Assisted living:

Assisted living facilities are for people who can mostly look after themselves. However, they may need help with daily tasks: cooking, cleaning, and even showering. Typically, residents enjoy their own private living space, with a kitchen and bathroom. But, if they need help, it's close to hand. Couples can live together, and you are free to leave or to socialise with the other residents whenever you want.

For most elderly people, this is perfect. They don't lose the freedom they cherish but instead gain much-needed support and care.

Home nurses/carers:

The downside of assisted living is giving up a home full of memories and possessions. The middle ground is a home nurse. They will take care of any medical needs of the elderly person at home. At the same time, carers and other support workers can come at a specific time of day to help with certain tasks, such as cooking or washing. The elderly person gets to keep their home. However, if they are unable to maintain the property, this might not be a viable option.

Living with family:

In many cultures, it is normal for elderly relatives to come live with their children. In the West, it has gone out of fashion. However, if you or a sibling has space and time to offer that support, it is an option to be considered. With multiple people around, the responsibility can be shared. It also allows elderly people to enjoy their days amongst their loved ones.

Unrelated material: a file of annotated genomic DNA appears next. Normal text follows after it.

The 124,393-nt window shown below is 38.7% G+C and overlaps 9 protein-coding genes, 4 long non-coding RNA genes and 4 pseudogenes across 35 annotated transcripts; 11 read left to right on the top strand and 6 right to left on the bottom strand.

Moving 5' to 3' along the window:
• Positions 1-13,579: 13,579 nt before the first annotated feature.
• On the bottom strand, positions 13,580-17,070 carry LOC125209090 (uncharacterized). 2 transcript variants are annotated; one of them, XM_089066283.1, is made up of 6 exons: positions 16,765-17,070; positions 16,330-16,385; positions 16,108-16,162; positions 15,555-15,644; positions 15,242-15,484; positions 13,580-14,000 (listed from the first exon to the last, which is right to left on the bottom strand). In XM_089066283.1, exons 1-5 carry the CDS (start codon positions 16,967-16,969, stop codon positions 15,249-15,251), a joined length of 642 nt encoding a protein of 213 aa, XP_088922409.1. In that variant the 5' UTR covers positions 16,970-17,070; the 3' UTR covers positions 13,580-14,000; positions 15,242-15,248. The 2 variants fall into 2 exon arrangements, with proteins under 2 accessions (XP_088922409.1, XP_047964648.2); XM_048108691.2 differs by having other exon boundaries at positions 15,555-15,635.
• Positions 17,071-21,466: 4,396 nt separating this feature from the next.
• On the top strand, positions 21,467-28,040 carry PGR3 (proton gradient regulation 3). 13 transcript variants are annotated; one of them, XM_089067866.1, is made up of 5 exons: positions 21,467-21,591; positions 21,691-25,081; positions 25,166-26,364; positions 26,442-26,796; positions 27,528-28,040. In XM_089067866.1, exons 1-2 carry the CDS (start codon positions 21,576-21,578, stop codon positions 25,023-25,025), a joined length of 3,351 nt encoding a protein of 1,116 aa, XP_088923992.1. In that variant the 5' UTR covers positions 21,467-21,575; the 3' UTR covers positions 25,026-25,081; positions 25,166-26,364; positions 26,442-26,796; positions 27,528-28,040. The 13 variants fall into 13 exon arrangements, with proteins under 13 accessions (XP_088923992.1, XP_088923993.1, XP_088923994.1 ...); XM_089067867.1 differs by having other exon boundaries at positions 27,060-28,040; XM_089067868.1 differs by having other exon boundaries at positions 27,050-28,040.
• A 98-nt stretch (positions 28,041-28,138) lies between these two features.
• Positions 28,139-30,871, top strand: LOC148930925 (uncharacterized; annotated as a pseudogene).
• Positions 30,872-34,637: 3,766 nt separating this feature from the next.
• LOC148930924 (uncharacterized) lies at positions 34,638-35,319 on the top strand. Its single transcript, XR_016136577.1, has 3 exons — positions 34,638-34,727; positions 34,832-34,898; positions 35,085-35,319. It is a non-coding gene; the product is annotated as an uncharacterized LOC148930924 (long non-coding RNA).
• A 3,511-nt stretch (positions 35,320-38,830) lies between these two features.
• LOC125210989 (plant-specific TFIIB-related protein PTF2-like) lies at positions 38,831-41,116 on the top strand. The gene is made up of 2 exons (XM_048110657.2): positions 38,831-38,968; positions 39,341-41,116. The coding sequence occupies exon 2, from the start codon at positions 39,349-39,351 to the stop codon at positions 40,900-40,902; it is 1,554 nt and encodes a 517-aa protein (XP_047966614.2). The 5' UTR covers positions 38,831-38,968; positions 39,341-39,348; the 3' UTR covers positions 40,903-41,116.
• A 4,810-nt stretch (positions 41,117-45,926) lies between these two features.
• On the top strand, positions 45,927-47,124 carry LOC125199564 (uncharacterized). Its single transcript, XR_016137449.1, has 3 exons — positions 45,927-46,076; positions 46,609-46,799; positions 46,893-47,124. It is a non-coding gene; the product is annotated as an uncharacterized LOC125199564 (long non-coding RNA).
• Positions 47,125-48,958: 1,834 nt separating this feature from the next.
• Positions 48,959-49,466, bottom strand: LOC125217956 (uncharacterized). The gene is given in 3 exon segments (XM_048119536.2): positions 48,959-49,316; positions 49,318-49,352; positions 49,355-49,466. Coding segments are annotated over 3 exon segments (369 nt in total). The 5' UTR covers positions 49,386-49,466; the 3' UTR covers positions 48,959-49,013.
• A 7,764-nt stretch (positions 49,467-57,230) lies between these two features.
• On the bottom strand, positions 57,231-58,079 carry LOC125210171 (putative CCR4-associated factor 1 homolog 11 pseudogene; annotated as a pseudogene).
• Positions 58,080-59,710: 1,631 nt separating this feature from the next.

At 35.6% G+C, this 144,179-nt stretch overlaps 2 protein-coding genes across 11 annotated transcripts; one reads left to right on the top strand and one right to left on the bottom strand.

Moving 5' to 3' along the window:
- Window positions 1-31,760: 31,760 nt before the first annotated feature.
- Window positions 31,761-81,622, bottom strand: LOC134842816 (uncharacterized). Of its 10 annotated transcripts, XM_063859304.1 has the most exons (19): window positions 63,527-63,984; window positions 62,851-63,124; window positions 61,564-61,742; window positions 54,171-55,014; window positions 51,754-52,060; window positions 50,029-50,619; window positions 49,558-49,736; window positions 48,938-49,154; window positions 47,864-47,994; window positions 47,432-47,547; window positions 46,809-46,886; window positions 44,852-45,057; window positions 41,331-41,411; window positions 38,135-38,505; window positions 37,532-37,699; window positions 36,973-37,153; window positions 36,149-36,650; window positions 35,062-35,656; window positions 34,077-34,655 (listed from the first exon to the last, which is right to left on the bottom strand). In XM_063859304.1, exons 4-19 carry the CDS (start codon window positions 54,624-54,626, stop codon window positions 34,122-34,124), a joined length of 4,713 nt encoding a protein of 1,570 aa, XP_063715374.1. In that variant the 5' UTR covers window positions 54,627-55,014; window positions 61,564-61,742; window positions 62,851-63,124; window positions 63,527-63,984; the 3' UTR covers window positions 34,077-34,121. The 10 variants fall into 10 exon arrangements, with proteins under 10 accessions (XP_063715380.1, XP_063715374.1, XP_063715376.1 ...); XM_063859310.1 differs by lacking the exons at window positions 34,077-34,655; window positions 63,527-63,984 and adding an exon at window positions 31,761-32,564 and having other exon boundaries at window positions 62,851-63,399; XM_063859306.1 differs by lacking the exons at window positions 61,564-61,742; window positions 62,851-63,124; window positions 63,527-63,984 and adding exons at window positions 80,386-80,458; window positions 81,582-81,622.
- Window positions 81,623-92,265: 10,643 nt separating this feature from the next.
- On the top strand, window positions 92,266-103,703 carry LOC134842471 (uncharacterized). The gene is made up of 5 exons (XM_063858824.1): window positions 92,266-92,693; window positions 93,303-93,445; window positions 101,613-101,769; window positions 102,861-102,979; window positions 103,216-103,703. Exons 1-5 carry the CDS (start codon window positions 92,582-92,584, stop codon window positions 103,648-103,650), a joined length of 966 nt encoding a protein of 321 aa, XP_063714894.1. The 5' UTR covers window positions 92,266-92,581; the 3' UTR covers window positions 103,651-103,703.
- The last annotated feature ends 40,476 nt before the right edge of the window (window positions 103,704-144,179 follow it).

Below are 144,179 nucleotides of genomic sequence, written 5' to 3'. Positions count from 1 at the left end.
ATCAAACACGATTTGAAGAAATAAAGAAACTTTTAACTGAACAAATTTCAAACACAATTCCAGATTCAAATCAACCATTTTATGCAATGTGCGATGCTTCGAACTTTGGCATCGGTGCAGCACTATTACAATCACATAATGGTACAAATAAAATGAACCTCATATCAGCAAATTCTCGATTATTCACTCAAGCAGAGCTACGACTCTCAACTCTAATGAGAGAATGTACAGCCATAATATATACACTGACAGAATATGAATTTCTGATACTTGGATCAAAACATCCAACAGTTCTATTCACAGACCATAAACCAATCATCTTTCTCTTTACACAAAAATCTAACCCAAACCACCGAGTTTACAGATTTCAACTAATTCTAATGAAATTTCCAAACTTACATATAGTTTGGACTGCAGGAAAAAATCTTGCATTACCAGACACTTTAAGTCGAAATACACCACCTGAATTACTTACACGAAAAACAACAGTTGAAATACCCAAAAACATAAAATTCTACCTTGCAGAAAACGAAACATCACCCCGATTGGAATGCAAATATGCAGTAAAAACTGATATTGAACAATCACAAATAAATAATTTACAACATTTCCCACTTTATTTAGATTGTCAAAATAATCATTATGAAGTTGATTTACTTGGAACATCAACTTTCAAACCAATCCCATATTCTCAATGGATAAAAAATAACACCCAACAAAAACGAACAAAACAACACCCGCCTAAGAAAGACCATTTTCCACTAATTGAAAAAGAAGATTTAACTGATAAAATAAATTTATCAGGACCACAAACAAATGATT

Are nursing homes a viable option?

Nurses homes have become an undesirable option for many. However, for many facilities, this reputation is unfair. Nursing home staff work tirelessly to meet the needs of the residents. Here elderly people have access to 24-hour emergency care, all of their personal care is assisted, and they are provided with a room and meals. There are even social and recreational activities for the residents.

There are naturally concerns about funding nursing homes. The better the quality, the higher the costs. These will require a careful examination of your families and loved one’s finances.

Tips to help with the process

Here are some tips to consider, when dealing with a loved one who can no longer live alone.

Timeline: Try to maximise the independence of the individual. Constantly moving is tiring and confusing. Each of the steps should only be taken when the level of care can no longer fulfil most of their needs. Otherwise, try and find a way to adapt to the situation.

Power of attorney: POA provides you with financial control over your loved one's finances. It can be helpful if they are making unsound decisions, such as extravagant purchases.

Discuss in advance: Don't wait until the moment of crisis to have the conversation. Getting the opinions of the loved one beforehand can make future decisions easier.

Let them decide: You don't have to decide for them. Give the elderly person the options and let them decide what they want to do. This is particularly important with home care. No one wants their day planned out by someone else.

Seek expert advice: If in doubt, ask a general practitioner or elderly care doctor about the possibilities.

Be there for an older loved one, from anywhere.